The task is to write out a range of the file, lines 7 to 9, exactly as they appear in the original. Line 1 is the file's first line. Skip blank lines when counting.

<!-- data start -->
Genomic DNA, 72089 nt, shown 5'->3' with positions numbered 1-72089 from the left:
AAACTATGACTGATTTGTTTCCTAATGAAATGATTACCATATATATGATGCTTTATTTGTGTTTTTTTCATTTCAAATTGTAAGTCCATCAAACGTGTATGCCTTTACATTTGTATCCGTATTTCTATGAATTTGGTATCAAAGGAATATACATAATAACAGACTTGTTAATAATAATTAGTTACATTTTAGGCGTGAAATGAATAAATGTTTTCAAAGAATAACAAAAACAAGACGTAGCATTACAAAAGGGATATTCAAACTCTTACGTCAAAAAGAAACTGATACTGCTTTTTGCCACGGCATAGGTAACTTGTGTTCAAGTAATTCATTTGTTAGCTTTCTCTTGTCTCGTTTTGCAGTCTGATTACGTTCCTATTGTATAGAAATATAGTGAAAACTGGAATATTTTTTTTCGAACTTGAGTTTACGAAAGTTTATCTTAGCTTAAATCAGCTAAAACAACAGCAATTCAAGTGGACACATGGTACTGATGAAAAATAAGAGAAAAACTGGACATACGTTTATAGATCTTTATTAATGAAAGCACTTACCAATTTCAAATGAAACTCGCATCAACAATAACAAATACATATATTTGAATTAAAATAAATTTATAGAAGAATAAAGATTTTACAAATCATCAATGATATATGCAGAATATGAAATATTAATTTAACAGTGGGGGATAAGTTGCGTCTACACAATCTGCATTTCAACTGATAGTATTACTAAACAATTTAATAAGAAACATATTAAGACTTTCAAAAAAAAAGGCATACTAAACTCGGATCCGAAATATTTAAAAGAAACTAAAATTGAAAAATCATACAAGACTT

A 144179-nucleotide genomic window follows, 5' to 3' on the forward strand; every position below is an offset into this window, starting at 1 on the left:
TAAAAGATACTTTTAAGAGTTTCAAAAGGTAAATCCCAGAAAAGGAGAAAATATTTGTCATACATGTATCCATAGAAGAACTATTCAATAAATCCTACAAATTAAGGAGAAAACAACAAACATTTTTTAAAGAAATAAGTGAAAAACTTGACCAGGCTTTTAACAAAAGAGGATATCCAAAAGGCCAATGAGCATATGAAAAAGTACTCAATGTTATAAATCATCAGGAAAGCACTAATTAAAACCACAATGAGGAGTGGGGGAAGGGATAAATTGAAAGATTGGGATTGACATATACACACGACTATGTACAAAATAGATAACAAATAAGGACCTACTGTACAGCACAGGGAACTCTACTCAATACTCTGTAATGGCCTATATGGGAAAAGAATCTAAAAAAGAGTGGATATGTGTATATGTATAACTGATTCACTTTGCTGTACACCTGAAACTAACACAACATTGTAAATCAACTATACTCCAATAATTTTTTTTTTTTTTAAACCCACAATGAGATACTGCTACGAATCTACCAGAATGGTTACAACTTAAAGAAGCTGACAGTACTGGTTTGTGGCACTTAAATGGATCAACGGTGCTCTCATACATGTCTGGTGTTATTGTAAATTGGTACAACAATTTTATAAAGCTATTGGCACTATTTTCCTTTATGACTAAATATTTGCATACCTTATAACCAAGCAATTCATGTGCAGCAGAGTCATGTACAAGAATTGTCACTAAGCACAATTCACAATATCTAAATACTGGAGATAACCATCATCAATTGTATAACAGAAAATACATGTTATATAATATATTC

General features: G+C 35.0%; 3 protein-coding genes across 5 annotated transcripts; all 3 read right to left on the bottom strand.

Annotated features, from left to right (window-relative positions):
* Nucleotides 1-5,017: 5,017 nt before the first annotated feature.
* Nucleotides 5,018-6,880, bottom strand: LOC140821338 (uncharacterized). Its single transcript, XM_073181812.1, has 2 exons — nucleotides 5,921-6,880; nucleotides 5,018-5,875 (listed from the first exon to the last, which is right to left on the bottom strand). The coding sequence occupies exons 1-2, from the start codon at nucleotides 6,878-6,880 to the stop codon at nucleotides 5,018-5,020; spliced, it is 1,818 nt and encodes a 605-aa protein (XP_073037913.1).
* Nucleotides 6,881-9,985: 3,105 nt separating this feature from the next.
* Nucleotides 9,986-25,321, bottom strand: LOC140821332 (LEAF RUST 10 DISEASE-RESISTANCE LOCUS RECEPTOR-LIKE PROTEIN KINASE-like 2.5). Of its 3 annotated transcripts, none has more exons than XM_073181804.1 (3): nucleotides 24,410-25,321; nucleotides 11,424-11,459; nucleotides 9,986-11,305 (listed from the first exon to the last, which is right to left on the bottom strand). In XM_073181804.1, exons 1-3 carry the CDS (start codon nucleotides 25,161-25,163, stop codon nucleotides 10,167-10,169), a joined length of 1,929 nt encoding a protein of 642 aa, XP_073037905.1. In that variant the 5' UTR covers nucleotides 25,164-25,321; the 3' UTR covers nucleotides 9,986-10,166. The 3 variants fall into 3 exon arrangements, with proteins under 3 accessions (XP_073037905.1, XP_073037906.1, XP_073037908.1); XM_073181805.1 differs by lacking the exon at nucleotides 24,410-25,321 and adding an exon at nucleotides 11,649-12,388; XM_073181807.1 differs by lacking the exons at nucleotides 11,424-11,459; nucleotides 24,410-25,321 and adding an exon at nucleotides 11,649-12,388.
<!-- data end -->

* Nucleotides 1-5,017: 5,017 nt before the first annotated feature.
* Nucleotides 5,018-6,880, bottom strand: LOC140821338 (uncharacterized). Its single transcript, XM_073181812.1, has 2 exons — nucleotides 5,921-6,880; nucleotides 5,018-5,875 (listed from the first exon to the last, which is right to left on the bottom strand). The coding sequence occupies exons 1-2, from the start codon at nucleotides 6,878-6,880 to the stop codon at nucleotides 5,018-5,020; spliced, it is 1,818 nt and encodes a 605-aa protein (XP_073037913.1).
* Nucleotides 6,881-9,985: 3,105 nt separating this feature from the next.